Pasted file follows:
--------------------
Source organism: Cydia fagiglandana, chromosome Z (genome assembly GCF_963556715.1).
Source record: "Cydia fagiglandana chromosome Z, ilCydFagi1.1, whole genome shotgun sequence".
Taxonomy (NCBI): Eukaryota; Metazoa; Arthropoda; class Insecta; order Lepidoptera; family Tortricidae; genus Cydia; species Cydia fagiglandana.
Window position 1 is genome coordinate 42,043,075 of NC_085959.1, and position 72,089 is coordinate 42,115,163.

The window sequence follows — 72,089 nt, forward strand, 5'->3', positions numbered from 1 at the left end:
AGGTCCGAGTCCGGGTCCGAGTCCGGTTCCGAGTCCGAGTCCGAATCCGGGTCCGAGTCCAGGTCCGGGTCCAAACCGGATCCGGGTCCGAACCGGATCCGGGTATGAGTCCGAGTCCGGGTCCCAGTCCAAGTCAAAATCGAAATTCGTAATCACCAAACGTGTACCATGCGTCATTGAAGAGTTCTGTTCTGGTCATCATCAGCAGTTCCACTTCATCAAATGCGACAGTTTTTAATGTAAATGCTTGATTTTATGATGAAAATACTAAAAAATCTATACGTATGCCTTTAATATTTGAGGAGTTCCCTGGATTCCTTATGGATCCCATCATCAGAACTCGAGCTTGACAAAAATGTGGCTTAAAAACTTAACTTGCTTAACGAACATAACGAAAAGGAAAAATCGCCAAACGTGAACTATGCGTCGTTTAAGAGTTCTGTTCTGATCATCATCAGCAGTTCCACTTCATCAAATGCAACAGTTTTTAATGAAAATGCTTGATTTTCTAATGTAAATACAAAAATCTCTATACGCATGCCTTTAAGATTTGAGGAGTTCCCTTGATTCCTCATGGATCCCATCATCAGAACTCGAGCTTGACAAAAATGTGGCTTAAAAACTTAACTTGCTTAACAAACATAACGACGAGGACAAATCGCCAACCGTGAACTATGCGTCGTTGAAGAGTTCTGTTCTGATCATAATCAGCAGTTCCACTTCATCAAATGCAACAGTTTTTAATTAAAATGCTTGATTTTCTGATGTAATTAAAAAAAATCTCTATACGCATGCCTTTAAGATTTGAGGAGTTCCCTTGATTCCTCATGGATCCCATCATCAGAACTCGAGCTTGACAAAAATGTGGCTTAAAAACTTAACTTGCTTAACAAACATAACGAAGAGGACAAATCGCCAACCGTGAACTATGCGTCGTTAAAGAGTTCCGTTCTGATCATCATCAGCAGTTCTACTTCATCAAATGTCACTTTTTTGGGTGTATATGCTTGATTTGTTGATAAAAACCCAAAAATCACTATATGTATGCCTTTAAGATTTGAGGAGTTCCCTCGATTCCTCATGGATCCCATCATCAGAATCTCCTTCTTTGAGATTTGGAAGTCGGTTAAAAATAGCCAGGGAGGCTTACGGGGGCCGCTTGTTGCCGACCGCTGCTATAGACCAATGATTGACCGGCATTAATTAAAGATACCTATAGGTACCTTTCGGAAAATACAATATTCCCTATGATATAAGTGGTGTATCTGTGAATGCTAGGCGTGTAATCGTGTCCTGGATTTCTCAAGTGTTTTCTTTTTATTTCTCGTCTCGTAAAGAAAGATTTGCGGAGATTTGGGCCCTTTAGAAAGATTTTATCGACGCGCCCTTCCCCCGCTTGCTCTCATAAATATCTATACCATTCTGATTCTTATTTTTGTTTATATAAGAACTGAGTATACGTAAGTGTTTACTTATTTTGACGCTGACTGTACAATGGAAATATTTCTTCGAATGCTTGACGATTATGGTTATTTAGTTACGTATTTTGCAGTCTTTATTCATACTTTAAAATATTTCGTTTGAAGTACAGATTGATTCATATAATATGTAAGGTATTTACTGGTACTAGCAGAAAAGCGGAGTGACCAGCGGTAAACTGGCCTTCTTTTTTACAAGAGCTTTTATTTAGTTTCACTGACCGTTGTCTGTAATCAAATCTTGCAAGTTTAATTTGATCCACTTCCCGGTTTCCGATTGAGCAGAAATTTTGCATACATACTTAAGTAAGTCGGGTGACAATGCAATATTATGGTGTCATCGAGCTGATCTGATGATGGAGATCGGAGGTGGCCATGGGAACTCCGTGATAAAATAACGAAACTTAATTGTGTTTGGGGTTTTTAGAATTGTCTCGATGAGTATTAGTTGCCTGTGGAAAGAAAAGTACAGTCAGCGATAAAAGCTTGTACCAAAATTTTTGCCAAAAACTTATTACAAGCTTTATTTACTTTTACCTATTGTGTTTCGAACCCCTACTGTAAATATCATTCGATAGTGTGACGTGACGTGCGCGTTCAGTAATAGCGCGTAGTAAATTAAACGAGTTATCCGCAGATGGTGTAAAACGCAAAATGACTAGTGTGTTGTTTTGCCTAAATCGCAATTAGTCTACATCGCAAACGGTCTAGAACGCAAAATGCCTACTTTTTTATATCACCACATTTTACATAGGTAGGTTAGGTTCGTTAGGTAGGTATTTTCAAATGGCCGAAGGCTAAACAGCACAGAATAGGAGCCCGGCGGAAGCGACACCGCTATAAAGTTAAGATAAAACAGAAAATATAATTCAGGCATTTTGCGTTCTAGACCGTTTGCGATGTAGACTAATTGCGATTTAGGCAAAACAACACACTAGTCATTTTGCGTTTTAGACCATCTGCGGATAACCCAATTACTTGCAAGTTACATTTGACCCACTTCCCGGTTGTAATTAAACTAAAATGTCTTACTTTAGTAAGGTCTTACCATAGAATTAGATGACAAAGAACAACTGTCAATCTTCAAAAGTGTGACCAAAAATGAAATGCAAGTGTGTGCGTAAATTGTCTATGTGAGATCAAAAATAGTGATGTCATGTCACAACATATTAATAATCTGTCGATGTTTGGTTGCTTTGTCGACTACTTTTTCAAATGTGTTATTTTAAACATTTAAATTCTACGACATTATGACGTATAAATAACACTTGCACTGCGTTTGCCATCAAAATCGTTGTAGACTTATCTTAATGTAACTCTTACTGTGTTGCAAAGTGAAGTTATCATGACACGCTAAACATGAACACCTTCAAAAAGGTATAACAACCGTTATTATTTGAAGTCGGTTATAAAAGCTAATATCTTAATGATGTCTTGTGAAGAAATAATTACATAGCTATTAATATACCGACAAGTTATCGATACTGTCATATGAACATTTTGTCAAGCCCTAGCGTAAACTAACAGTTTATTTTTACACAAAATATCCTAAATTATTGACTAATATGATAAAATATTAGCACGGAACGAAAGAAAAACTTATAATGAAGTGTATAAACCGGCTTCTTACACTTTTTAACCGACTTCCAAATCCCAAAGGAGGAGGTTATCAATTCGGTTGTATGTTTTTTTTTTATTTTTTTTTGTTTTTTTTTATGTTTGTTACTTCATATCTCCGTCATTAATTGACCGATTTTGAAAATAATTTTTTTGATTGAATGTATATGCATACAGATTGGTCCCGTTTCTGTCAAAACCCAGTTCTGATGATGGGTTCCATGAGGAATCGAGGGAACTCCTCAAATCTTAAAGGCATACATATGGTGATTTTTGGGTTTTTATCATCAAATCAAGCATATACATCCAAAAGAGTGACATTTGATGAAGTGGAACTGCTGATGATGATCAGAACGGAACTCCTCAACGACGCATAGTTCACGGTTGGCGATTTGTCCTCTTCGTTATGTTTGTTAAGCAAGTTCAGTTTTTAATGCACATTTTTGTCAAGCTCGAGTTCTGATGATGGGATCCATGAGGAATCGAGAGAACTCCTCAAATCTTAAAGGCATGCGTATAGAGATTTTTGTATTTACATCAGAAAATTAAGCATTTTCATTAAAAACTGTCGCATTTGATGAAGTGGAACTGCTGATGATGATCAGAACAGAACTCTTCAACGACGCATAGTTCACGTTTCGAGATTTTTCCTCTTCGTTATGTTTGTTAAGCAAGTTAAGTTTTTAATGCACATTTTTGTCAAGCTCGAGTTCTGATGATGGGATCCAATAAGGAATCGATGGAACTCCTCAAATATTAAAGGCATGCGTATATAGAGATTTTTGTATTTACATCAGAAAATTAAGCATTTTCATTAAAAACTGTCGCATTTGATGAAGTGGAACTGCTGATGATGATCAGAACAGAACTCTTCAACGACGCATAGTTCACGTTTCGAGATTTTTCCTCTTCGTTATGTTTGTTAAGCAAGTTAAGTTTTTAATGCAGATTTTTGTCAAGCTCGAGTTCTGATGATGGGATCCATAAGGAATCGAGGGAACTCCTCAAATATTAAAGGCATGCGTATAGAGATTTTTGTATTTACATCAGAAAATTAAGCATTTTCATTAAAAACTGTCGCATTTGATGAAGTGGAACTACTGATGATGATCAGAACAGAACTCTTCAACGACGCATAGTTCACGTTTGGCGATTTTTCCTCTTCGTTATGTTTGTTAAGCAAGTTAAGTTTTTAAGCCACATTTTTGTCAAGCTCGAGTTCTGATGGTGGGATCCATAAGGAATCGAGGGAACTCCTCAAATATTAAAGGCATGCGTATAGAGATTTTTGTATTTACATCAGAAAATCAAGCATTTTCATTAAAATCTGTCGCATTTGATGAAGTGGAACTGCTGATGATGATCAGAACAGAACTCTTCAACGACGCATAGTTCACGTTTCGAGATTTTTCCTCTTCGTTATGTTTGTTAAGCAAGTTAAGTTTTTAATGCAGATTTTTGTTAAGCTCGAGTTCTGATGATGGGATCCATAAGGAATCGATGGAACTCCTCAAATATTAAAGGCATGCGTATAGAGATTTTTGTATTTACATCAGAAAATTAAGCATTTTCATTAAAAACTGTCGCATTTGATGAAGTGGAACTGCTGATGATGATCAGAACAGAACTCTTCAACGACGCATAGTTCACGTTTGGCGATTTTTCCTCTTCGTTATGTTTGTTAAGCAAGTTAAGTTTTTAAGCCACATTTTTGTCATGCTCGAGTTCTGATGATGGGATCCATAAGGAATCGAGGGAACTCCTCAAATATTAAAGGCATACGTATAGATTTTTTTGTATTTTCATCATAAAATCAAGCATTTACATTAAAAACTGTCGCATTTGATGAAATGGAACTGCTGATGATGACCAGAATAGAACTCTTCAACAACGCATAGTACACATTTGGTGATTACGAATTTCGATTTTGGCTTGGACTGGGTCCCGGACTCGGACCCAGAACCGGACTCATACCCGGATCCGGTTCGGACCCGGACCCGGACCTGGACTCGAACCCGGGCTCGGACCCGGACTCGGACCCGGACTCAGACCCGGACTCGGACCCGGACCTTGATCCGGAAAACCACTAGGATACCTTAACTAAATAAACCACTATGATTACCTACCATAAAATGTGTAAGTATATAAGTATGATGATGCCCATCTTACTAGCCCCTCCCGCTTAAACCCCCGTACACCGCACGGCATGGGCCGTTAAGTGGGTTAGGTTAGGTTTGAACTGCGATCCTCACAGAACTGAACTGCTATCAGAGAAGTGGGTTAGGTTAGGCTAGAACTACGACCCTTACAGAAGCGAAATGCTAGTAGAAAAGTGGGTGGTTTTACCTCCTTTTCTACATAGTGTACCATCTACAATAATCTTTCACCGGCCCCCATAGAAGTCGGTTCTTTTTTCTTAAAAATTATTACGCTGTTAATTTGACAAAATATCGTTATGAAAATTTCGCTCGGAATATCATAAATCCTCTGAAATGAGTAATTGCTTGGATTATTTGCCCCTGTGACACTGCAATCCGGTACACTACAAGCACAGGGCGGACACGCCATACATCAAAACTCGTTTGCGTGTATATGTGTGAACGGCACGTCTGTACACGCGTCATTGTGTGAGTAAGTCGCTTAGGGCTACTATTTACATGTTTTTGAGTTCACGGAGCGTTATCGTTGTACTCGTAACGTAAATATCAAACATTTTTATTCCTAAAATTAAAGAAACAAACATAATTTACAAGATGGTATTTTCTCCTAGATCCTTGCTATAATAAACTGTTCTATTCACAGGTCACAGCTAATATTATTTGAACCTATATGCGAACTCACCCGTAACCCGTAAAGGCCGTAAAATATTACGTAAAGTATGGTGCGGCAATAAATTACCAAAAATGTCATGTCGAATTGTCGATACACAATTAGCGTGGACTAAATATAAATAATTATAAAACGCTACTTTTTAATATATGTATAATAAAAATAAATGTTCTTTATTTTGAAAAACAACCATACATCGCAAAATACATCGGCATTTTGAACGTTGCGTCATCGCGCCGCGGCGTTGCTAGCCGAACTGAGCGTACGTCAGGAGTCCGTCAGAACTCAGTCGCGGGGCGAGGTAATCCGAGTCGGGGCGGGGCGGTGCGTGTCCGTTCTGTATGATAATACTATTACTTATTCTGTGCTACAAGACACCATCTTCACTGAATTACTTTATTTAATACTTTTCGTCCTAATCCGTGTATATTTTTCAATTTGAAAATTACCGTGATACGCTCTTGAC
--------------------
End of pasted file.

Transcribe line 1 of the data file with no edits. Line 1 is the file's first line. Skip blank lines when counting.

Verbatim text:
Source organism: Cydia fagiglandana, chromosome Z (genome assembly GCF_963556715.1).